Learning Maya mathematics is easy if you use the grid system to count and do your arithmetic.
The “Grid System” is basically what it sounds like. You use a system of grids to do your addition and subtraction.
The grid system works extremely well in the Maya stacked vigesimal system. This is also a wonderful exercise tool that can be used to teach Maya numbers, adding and subtraction, and help to better to better understand the Maya counting system in general.
You start by making a simple grid. You can make a grid the ground using sidewalk chalk or by using masking tape on a table. Gather up some stones and small sticks. Or you can use items that you may have around, such as beans and Popsicle sticks, for example. Begin by making two grid squares, side by side. Start the count by placing one bean in each grid square.
Examples of how the Grid System works in simple Addition:
A single bean or ‘dot’ in each square is how the value of “1” is measured and conveniently, also written in Maya. The value of one is a single dot.
For simple addition, we have a single bean or dot in each square representing 1 + 1.
We add our 1 + 1 by sliding the beans from the left grid (grid A) into the grid on the right (grid B), making our total count equal to 2 (1 + 1 + 2).
We’ll try another example by adding 3 + 3. We take three beans, representing the Maya symbol for the count of 3 in each of the two grid squares.
Here, we have 3 in grid A and 3 in grid B to add.
We take all the beans in grid A and slide them all into grid B to be summed up.
Remember, in Mayan, five dots equals a bar. So we gather 5 beans and we exchange them for a bar, or stick.
After removing the 5 beans and exchanging them for a stick (bar), we have the represented sum of 6. This is also properly represented in Maya writing, as six is written with one dot over one bar.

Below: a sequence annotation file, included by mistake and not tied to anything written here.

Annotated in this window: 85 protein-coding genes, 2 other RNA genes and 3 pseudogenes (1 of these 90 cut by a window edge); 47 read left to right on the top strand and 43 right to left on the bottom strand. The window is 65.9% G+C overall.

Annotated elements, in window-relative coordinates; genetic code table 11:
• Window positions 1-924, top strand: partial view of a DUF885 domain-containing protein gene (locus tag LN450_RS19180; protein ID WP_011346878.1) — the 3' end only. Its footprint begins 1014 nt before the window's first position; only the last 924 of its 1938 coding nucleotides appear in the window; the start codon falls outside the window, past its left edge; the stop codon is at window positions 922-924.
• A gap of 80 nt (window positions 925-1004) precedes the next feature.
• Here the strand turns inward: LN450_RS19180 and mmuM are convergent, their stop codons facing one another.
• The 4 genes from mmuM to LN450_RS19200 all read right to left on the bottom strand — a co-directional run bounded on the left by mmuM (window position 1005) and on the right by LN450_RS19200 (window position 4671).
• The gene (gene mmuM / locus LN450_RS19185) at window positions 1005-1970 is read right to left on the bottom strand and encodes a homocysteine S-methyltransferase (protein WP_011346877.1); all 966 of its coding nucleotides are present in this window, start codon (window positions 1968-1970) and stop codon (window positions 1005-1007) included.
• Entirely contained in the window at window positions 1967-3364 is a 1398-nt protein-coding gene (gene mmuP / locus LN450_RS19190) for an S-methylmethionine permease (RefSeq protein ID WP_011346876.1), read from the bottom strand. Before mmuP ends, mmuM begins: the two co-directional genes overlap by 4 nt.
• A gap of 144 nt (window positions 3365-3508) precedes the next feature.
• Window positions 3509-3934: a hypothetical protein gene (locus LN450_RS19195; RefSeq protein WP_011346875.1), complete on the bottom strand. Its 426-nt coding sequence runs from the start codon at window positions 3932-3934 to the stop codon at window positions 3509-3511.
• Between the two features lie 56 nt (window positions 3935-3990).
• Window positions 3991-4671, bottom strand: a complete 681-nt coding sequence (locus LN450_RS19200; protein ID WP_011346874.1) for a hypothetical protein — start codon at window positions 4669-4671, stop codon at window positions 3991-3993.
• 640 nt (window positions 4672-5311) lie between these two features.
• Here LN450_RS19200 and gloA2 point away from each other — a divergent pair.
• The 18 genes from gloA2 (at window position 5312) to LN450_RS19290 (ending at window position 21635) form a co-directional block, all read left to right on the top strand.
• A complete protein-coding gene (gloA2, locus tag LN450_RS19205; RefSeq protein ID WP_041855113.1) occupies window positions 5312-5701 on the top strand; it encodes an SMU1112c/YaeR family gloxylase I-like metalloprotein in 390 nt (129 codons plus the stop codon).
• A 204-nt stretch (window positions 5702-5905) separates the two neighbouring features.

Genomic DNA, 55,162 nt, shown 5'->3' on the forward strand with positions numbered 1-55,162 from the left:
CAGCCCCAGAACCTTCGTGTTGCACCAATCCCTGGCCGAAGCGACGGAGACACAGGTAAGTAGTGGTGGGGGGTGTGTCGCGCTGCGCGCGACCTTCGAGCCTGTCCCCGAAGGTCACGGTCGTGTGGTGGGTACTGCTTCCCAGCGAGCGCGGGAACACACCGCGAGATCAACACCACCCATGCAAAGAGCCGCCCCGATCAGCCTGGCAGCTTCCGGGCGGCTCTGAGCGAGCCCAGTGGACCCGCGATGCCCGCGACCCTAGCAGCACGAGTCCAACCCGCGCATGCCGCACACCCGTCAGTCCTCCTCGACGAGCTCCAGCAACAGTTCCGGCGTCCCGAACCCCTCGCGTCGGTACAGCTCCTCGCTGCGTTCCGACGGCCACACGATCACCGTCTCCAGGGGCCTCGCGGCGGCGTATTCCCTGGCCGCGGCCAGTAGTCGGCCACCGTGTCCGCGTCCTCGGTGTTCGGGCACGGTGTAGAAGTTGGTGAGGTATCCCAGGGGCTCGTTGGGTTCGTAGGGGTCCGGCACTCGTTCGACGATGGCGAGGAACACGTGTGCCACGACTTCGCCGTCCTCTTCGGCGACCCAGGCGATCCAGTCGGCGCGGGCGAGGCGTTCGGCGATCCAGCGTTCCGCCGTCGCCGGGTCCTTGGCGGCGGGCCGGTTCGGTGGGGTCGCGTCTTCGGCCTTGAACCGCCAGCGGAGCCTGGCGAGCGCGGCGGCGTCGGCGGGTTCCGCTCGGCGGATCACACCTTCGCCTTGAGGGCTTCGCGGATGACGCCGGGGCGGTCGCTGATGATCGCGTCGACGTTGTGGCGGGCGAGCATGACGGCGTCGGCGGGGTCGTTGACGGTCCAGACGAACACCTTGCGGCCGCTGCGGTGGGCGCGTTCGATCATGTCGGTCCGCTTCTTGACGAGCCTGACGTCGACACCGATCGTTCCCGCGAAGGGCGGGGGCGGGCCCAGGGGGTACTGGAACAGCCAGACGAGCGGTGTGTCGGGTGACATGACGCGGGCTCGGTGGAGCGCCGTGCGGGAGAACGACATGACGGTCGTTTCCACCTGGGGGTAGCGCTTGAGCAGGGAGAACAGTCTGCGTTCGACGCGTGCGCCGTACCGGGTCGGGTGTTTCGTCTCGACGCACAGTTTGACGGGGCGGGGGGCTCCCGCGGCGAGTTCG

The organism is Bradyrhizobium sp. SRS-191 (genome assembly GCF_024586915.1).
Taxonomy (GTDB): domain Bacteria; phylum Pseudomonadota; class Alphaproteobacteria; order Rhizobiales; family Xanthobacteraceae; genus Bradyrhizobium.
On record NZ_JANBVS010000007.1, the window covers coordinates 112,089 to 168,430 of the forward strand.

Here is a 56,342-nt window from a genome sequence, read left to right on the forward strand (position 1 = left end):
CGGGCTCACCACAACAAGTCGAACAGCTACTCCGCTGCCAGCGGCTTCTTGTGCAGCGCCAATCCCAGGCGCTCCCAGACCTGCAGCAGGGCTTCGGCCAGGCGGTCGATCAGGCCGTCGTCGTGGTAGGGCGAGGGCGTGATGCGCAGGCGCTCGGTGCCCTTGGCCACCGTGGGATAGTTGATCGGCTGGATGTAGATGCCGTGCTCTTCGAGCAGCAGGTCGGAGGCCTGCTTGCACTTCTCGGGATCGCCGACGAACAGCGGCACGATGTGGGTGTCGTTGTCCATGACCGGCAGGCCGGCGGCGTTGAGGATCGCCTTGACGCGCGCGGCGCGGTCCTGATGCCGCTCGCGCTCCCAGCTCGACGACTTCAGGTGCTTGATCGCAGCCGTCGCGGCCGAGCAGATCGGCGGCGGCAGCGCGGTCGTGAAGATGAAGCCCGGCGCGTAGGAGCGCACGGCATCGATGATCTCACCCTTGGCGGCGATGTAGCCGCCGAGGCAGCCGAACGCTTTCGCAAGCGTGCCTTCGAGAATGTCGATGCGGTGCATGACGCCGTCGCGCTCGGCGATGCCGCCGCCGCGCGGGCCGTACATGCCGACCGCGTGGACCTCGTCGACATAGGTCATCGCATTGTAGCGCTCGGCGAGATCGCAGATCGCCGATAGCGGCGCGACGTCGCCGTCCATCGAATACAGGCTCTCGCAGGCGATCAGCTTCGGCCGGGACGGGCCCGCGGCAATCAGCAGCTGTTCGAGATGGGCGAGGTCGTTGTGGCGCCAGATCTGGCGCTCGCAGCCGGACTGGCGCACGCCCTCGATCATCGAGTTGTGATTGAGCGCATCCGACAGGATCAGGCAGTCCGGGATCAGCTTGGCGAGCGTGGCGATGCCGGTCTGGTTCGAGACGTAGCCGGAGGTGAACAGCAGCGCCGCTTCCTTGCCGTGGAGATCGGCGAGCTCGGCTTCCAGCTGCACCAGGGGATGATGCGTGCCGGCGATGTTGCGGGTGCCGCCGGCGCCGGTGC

In this example, we will add 6 and 7, represented by 1 bar and 1 dot in grid A and 1 bar and 2 dots in grid B.
We again, push all the sticks and beans from grid A into grid B. We then add the number of bars (sticks) and dots (beans) to get a total count of 13 (two 5’s (bars) + three 1’s (dots) = 13).
Here, we shall add 4 and 13.
We move all the dots and bars from grid A into grid B.
Remember, gather every group of 5 dots and exchange them for 1 bar.
We add the exchanged bar and have our sum of 17.
Let us continue by trying to add 11 and 17 together.
Move all the dots and bars into grid B.
We now remove 4 bars to make 1 dot for the next tier, because four 5’s equals 20 and the count moves up a value in tier per 20 values on the previous tier.
We remove the 4 bars from tier one and exchange it for a single dot in tier two representing the value of 20. We add a single dot in the 20 tier plus 3 dots and a bar in the ones tier and our sum is 28 in total (20 + 5 + 3 = 28).
Here we begin our addition using two tiers (the 1’s tier and the 20’s tier). On tier two, in both grids, we have a dot in place of the 20. On tier one, we have our sums 18 and 13, making the total as 38 + 33.
Again, we move all the beans and bars from grid A into grid B, staying in the tier levels of each grid.
Starting on the bottom tier, we remove each group of 4 bars and exchange them for a bean to place in the second tier group.
Next, on tier two, we again remove any groups of 4 bars and exchange them for a dot for the next level tier up, tier 3 (20^{2}).